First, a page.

By Terri Wilson
You’re getting interested in finding out more about your family tree, your ancestors and all things genealogical? That’s great. So now where do you begin?
The very first step for getting started in genealogy is record what you already know. That makes your foundation. Take notes with printed pedigree sheets or start using a software program. Fill in all the names and dates that you already know. Even if you don’t immediately know the years of your relatives births, at least record the month and day if you know it. Basically, everything and anything.
If you aren’t getting into a software program just yet, you can do fine with a handful of printed out charts. Our pages on pedigree charts and family group sheets should get you started. I have copies you can download for free. These are the 2 main forms for any genealogy research, so get to know them.
These basic forms will help give you a way to keep your initial research organized. Software will make your job a little easier and there are several good options out there, even some that are free. In either case, write down everything you already know.
When you’ve exhausted your own brain, start picking other people’s. First talk to your own parents and then any other older relatives that you know. See what they know for names, dates and locations. If anyone has copies of actual documentation (birth certificates, obituary clippings, whatever), see if you can get copies. Old photos can be scanned and copied, if they don’t mind lending them to you for a while. Photos won’t give you any real information but they are a wonderful way to add some dimension to your family tree.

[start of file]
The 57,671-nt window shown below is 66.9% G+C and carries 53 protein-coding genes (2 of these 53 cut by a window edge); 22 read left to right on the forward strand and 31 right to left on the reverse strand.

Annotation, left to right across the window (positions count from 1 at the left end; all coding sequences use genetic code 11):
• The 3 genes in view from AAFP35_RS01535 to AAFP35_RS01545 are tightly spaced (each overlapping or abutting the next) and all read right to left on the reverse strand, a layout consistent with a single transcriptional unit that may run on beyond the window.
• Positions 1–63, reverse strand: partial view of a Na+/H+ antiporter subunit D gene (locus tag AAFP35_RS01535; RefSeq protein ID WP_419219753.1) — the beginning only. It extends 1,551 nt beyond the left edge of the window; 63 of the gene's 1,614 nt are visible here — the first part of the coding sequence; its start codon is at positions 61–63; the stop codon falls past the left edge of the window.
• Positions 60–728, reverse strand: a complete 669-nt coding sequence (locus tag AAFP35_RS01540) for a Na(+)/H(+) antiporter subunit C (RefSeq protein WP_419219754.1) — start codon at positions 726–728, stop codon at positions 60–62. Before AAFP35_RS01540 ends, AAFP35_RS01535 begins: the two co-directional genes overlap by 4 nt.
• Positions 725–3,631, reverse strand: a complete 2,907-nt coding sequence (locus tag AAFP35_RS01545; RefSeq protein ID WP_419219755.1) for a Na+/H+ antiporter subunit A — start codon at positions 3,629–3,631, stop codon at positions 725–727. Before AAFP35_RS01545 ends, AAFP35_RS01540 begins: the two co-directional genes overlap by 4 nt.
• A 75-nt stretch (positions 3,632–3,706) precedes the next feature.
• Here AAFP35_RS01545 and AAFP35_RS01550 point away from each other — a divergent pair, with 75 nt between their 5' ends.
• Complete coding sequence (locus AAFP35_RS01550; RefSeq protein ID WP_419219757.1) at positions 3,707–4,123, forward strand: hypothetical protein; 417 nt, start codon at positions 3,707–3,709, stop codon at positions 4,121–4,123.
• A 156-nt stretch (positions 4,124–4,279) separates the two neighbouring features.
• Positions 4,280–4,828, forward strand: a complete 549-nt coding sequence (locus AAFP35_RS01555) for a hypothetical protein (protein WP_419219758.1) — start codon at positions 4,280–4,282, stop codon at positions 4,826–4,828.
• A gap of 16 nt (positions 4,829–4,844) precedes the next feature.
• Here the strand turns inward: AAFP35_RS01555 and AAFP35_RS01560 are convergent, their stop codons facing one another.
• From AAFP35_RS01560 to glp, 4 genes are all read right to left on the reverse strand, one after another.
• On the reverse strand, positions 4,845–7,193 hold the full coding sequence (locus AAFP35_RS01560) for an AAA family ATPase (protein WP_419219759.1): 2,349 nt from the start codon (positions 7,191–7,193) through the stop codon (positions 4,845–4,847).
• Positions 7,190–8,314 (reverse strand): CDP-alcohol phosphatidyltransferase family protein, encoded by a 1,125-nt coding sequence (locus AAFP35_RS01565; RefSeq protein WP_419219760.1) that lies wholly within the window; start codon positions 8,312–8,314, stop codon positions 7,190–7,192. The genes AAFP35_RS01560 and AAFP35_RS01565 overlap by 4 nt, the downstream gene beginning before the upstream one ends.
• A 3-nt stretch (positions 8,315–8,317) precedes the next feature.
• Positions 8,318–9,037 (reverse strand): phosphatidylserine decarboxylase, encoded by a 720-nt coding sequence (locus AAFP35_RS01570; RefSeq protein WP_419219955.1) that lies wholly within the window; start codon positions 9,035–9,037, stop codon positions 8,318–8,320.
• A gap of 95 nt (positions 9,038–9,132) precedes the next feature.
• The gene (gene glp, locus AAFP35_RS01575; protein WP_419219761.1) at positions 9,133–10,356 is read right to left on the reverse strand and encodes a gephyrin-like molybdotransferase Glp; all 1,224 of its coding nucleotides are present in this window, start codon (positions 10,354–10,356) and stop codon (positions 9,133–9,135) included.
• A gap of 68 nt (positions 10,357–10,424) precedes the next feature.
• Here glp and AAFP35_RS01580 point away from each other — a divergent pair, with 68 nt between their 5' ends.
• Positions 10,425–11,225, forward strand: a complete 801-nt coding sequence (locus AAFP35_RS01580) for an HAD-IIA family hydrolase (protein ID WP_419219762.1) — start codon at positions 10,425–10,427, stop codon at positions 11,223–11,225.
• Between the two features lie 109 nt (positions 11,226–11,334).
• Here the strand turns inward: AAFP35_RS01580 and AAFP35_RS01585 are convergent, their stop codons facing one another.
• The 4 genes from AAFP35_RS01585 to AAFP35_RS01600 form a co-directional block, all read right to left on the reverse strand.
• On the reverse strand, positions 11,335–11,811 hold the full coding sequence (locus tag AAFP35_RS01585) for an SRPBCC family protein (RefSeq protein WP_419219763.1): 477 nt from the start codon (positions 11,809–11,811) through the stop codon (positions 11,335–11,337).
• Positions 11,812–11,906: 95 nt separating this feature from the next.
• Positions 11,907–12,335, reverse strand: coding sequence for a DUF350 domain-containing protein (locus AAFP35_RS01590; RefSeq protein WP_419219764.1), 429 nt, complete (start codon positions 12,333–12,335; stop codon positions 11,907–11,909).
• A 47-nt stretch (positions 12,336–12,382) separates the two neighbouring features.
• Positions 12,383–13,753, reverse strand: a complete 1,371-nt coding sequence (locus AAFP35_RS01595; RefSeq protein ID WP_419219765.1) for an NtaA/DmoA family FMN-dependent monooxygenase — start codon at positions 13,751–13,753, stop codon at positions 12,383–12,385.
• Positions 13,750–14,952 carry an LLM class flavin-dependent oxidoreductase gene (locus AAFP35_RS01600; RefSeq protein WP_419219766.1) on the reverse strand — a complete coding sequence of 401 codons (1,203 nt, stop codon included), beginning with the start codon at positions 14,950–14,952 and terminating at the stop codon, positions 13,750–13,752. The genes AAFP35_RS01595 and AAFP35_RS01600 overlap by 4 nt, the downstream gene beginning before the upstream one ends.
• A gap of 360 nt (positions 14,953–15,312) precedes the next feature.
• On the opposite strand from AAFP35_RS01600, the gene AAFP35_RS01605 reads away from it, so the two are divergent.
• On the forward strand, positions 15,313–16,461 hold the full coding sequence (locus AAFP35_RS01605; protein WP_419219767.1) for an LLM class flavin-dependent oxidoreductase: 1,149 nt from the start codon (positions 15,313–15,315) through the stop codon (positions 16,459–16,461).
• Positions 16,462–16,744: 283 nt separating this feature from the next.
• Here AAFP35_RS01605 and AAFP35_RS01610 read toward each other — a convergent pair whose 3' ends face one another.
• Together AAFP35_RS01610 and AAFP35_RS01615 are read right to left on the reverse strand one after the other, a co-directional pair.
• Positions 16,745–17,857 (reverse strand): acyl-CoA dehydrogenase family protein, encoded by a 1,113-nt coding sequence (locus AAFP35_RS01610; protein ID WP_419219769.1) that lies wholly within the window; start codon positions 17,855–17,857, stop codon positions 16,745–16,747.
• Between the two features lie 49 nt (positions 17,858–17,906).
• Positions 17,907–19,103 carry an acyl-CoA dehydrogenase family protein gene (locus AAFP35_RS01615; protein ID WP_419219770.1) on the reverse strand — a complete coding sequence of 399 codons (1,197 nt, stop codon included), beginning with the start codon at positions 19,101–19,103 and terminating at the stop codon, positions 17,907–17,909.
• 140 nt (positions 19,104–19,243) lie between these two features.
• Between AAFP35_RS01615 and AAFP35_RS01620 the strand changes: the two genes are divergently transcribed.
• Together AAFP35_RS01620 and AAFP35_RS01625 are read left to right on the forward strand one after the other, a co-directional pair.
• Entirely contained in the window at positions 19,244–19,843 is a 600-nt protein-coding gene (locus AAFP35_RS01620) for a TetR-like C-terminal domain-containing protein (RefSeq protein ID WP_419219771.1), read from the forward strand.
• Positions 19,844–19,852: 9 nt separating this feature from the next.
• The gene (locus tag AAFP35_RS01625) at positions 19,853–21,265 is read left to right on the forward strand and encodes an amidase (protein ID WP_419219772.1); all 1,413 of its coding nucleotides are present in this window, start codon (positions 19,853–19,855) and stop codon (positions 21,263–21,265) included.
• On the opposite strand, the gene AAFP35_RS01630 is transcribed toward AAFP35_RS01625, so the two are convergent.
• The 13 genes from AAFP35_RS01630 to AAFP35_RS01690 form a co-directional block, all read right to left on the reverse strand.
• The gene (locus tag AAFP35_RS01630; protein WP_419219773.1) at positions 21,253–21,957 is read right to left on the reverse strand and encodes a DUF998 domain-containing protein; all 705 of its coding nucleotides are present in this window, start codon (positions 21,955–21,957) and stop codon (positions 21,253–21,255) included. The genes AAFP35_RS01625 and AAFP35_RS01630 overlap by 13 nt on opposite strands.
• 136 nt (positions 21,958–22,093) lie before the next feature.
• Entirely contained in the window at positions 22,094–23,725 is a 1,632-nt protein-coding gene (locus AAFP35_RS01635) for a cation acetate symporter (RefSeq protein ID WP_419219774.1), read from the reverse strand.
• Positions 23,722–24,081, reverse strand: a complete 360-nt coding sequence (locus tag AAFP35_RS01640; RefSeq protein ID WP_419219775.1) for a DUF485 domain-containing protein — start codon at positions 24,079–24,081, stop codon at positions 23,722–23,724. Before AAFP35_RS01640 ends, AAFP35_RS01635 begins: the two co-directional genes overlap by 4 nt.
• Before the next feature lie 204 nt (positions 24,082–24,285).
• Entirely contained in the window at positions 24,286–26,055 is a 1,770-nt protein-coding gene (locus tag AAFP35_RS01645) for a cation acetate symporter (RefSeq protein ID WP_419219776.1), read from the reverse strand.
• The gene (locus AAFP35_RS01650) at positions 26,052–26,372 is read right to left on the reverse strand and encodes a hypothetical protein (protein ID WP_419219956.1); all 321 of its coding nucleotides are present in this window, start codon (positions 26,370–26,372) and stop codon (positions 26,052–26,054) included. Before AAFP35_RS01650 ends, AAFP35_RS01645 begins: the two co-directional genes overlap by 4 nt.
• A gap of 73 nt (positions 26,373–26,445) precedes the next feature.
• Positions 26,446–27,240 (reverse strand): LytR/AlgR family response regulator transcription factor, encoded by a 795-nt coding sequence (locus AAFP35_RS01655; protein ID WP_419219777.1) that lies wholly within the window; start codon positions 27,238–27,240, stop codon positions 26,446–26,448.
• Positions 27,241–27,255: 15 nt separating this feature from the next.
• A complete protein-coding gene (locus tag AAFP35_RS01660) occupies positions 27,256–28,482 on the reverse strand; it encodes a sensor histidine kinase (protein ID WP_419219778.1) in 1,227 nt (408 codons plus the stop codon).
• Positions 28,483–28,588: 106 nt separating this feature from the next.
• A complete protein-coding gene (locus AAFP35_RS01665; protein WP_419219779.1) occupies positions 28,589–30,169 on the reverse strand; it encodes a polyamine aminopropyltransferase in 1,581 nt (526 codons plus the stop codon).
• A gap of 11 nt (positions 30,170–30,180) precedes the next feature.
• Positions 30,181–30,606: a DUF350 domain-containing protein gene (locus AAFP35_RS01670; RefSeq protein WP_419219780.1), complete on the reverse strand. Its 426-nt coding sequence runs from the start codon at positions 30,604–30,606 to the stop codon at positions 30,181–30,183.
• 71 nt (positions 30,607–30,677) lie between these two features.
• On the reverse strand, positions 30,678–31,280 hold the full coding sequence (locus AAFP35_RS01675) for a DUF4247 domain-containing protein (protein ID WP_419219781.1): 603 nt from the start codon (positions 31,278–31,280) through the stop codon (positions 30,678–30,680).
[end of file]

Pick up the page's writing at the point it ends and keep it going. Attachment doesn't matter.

Keep close track of all your sources. Note down who provided you with your information, in case you have to double-check on something later. Once you have actual documentation, it won’t matter quite so much about which relative told you certain facts but keep track of everything for now.
Once you’ve gone through all the relatives that you know personally, it’s time to get started with actual genealogy research. Your foundation of facts is going to be invaluable at this point. There are a load of free genealogy websites for you to start with.
Though the free sources are great for anyone just starting in genealogy, they can be a little hit-or-miss. This is particularly a problem for the novice. For a more complete genealogy resource, I suggest getting a month’s subscription to Ancestry.com. That will give a more immediate and easier results until you’ve learned the ins and outs of getting records through other channels.
Don’t forget offline sources too. Writing to various state office can get you copies of birth or death records which is a great resource. More on getting these vital records coming soon.
Be careful with all new finds. It can be pretty exciting to find a birth record with your great-grandfather’s name on it since you can use that to find out the names of his parents. But are you sure it’s your great-grandfather? Unless he has a very unusual name, it is very easy to find the wrong records if you jump on everything you find right away.
I suggest going for marriage records first. Marriage records have 2 people’s names on them, which reduces the odds that you’ve found the wrong couple. You should be able to get parent’s names from these records, and then you can pinpoint the right birth record later.
Get some blank file folders and start keeping your papers organized right from the start. All of your charts, as well as the copies of documents and photos will start to accumulate quickly. Here is my method for keeping my genealogy research organized.
Don’t let yourself get swamped. It is a big job no matter what stage you’re at, and you need to focus on one person at a time no matter what.